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Discussion in 'Fundamental Baptist Forum' started by Yeshua1, Apr 16, 2012.
As doctrines of the bible?
Good for you, well done! :thumbs:
This is a very general question. What particular denomination of evangelicals? What group of fundamentalists?
Furthermore, this brings us to note that fundamentalism is historically a subset of evangelicalism. In the 1920's when fundamentalism originated, "evangelicalism" and "fundamentalism" were virtually synonyms.
So you'll have to elaborate.
True, John. And then you have to define the terms "inerrancy" and "infallibility" since they are defined and delineated differently by different groups.
You're exactly right. They are not synonyms in theology-speak. :thumbs:
Becasue evangelicals can't fully agree about these terms among themselves :tongue3:
So true! Volumes have been written. :laugh:
i agree with you guys
But that doenst make the Bible wrong, it makes man wrong.
1. Infallible by whose interpretation?
2. Inerrant, which version?
Not a liberals interpretation, thats for sure
You guys twist the truth to make it fit you
I'll answer the question not needing everything defined for me.
In my opinion, there is a difference (how big or small I'm not sure, but I have my opinions on that as well) between the evangelical understanding of inerrancy/infallibility and the fundamentalist view.
So... the answer is NO.
IMHO inerrancy and infallibility in their purest form could only apply to the original mss.
Please explain which fundamentalist view you mean. Fundamentalists are by no means monolithic in their bibliology in 2012. If you consider the BJU/Maranatha BBC/Central Seminary/Detroit Baptist Seminary (etc.) faction, their views will be identical the the majority of evangelicalism. (See Does Inspiration Demand Innerrancy? by BJU prof Stewart Custer.) If you mean the Pensacola CC crowd, they are likely to demand the traditional texts, though they also will stand for verbal-plenary inspiration and inerrancy.
The evangelical view and the fundamentalist view began identically, with the doctrines of the J. Gresham Machen, B. B. Warfield and company--verbal plenary inspiration, to be precise. Machen was influenced by Louis Gaussen, maybe Turretin and others. With verbal plenary inspiration as the presupposition, inerrancy was the next logical step, though the major battle for that did not occur until the 1970s.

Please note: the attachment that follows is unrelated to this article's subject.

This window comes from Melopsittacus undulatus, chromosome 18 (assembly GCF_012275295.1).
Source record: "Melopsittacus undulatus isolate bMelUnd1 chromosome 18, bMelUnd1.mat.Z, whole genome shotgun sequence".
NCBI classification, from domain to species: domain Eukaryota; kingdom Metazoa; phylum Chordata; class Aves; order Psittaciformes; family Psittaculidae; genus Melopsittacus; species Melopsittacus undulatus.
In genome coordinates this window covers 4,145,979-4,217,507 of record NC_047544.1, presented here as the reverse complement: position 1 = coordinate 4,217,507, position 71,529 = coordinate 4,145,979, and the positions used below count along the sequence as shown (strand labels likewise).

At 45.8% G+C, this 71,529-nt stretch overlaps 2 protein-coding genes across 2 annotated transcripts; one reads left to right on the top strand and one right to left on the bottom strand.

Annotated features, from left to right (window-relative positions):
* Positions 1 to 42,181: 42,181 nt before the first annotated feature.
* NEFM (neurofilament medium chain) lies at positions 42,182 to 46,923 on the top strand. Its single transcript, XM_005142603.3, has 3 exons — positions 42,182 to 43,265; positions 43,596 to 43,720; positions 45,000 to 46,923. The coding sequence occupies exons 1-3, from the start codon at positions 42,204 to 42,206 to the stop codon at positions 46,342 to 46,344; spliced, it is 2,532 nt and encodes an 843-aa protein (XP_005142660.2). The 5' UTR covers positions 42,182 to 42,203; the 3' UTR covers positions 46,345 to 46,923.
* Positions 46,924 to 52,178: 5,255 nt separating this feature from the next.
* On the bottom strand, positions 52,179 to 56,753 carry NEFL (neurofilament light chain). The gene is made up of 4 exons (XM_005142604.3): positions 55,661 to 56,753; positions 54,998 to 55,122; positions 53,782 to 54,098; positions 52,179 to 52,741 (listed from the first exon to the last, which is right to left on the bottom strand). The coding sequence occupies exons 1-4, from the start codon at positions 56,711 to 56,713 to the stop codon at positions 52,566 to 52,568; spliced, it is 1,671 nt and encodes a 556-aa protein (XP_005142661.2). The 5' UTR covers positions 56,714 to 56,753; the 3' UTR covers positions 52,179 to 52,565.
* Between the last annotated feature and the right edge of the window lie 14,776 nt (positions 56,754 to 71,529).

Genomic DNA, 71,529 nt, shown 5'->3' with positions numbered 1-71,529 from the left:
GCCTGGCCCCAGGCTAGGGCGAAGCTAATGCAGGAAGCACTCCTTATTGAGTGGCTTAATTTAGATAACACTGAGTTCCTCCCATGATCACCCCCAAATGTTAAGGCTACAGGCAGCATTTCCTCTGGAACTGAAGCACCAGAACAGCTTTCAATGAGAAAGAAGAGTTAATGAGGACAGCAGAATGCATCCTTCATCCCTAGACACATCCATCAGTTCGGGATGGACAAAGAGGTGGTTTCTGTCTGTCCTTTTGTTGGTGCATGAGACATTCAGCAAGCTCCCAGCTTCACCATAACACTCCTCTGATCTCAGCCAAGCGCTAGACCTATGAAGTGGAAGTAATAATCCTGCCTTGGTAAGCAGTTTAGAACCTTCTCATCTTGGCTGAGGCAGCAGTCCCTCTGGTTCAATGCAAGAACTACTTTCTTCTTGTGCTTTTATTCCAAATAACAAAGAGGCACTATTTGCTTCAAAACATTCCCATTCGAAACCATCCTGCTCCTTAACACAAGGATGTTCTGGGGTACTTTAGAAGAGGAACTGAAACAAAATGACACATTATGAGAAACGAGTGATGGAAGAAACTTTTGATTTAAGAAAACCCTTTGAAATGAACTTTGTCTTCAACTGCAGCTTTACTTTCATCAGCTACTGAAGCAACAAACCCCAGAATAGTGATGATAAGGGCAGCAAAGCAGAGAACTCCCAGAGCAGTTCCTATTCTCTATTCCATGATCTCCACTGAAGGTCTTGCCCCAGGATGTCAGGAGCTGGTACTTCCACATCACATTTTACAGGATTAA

Are you stating here that Fundy tend to hold to a "higher' view on both doctrines then Evangelicals?
I believe that is what most people mean. Thus, both are simply articles of a person's faith and totally unprovable either way. This is a topic the devil has used well to divide Christians.
We have what we have and we have to live with what we have.
No need to avoid the question
As with all things theological, we can say some Fundamentalists and some Evangelicals agree that God inspired the very words written down by the original authors or their scribes, of which we have reliable and trustworthy copies in the original languages today. And certainly we have folks who would draw distinctions and quibble over nuance.
If you compare the statements of faith concerning the Bible of self professed independent fundamentalist baptists and self professed evangelical baptists what differences do you find?
Not much, if any....
At the risk of probably offending someone here... I don't think it is that they hold a higher view of Scripture. I think they hold a less realistic and less academic view of Scripture. Or to say it another but different way. I think they hold a much too narrow view of Scripture that does not allow for even the possibility of certain things and studies (composition theory of the OT comes to my mind first). Their view of inspiration spills over into inerrancy as the guiding supposition. I'm just not sure that it can hold up to the facts.
This is my opinion. Much of it I realize is a reaction to fundamentalism which I am coming out of and have a bad taste in my mouth. But since I was in the trenches of that segment, I feel like I have a decent grasp on the mentality and theology of the movement.
Think that a reason why Fundy is looked down upon so much is that it is supernatural in its beliefs as regarding the composition of the Bible, and critical thought requires us to make it more "natura" in origin!
I am referring to academic in the sense of evangelical academia. The fundie view in my estimation is much too simplistic and doesn't account for the facts that are clearly present in the text.
Again, to say it another way, it is simplistic (chalking up everything to supernatural) and does not account for the presence of the human origin of the Bible. I'm not denying the supernatural origin. I believe Scripture should be interpreted with that in mind above all else (TIS). But as to its composition (inspiration) and that leading to inerrancy, they are too afraid to go liberal to allow certain views b/c there is a tension between the natural and supernatural origin of the Bible. They pick the supernatural extreme and go with it. That leads to their view of inerrancy which doesn't hold water in certain cases.